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Tropical Storm Claudette was the third named storm in the inactive 1997 Atlantic hurricane season. Claudette was a rather short-lived tropical cyclone over the western Atlantic. This tropical storm had a rather brief duration, forming on July 13 and dissipating on July 16. Claudette formed on July 13 from a frontal low that was detected on July 11.

It soon became a tropical storm; although unfavorable conditions prevented Claudette from strengthening any further than a Template:Convert/mph tropical storm. Tropical Storm Claudette would briefly weaken back to a tropical depression and re-strengthen to a tropical storm before ultimately merging with a frontal system on July 16. Claudette caused some rip currents along some states on the East Coast of the United States. Other than that, there were no reports of fatalities or damage.

Meteorological history

On July 11 a frontal system which caused Hurricane Bill to be forced to the northeast, generated a non-tropical frontal low. The frontal low remained nearly stationary and it was beginning to acquire a low-level circulation. After this the frontal system started dissipating, which caused the frontal low to become more independent of the frontal system. It was estimated that the frontal low became a tropical depression at 0600 UTC on July 13, this made it the third tropical depression of the season. Tropical Depression Three had also more at roughly Template:Convert/LoffAnoneDbSoff to the south-southeast of Wilmington, North Carolina.[1]

Initially, it nearly stalled while off the coast of the United States; the forward speed as at only Template:Convert/-.[2] At about 1800 UTC later that day, Tropical Depression Three had been upgraded to a tropical storm; it received the name Claudette. This upgrade was based on a measurement of tropical storm force winds during a reconnaissance aircraft mission at the Template:Convert/LoffAnoneDbSoff flight level. Claudette was located about Template:Convert/LoffAnoneDbSoff to the southeast of Cape Hatteras, North Carolina. Banding features began to appear despite wind shear, only slight strengthening occurred as a result of these features. On July 14 at 0000 UTC Tropical Storm Claudette reached its peak intensity when its winds reached Template:Convert/mph.[1]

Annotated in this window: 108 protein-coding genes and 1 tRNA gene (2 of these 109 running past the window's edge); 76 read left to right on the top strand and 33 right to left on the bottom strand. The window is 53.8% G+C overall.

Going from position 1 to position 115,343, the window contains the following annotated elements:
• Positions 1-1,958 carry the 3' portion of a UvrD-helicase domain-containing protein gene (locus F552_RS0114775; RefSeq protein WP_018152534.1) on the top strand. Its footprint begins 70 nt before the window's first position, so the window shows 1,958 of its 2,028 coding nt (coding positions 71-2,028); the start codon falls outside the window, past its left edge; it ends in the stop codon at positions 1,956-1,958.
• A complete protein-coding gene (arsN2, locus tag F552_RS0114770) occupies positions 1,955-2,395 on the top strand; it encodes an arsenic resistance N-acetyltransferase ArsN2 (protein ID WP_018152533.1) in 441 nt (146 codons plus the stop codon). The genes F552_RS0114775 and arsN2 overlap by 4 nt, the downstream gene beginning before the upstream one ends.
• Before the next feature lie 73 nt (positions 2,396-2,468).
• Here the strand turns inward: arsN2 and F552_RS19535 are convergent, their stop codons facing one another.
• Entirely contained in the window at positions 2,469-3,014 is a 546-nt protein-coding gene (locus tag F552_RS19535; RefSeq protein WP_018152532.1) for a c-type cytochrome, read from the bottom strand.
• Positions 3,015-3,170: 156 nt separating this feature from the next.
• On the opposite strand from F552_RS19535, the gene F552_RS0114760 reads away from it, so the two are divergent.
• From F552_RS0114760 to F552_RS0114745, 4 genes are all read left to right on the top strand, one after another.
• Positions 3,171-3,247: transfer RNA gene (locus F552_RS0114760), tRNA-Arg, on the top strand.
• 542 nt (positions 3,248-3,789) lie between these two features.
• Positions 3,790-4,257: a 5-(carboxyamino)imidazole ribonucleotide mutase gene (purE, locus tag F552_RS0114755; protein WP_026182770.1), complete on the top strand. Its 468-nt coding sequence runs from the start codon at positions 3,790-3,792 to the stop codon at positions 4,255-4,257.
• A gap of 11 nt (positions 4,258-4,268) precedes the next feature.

Deep convection associated with Tropical Storm Claudette was sporadic and relatively disorganized. Most of the deep convection with Tropical Storm Claudette would flare up night. Tropical Storm Claudette was heading northward and ultimately turned to the east before a frontal system late on July 14. As it turned eastward, it began to accelerate and weaken. Beginning on July 15, Tropical Storm Claudette maintained minimal tropical storm status. It was discovered on July 16 at 0000 UTC that sustained winds had dropped to Template:Convert/mph, Claudette was downgraded to a tropical depression as a result of this discovery. It weakened while located roughly Template:Convert/LoffAnoneDbSoff to north of Bermuda. Claudette re-strengthened into a tropical storm six hours later and again maintained minimal tropical storm status. On the day of July 16, Tropical Storm Claudette began to merge with a front. Tropical Storm Claudette became a extratropical frontal low on July 16, 1800 UTC. The remnants of Tropical Storm Claudette were last seen as they dissipated near the Azores on July 23.[1]


Tropical Storm Claudette had minimal effects on land.[3] Severe rip currents from Tropical Storm Claudette in Connecticut caused one serious injury.[1] No impact was reported elsewhere in the United States or on Bermuda.[1] Some residents of coastal North Carolina were even disappointed that Claudette was to remain offshore, as the region was suffering from dry conditions.[4]


  1. 1.0 1.1 1.2 1.3 Rappaport, Edward (August 13, 1997). "Tropical Storm Claudette Preliminary Report". National Hurricane Center. Retrieved 2 March 2010. 
  2. "Easy to Read HURDAT 2008". National Hurricane Center. 2008. Retrieved 3 March 2010. 
  3. "Tropical Storm Claudette pushes north". Daily News. July 14, 1997. Retrieved March 2, 2010. 
  4. Stone, Steve (July 15, 1997). "Claudette- and all her rain - expected to remain out to sea". The Virginian-Pilot Archives. Retrieved 3 March 2010. 

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